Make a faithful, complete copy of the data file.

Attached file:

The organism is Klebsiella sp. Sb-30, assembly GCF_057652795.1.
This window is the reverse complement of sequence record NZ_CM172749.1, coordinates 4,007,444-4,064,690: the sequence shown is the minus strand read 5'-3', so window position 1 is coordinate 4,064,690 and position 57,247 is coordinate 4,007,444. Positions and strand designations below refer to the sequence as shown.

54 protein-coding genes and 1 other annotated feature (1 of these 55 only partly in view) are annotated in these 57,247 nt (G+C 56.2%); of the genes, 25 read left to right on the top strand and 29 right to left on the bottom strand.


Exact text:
The organism is Klebsiella sp. Sb-30, assembly GCF_057652795.1.
This window is the reverse complement of sequence record NZ_CM172749.1, coordinates 4,007,444-4,064,690: the sequence shown is the minus strand read 5'-3', so window position 1 is coordinate 4,064,690 and position 57,247 is coordinate 4,007,444. Positions and strand designations below refer to the sequence as shown.

54 protein-coding genes and 1 other annotated feature (1 of these 55 only partly in view) are annotated in these 57,247 nt (G+C 56.2%); of the genes, 25 read left to right on the top strand and 29 right to left on the bottom strand.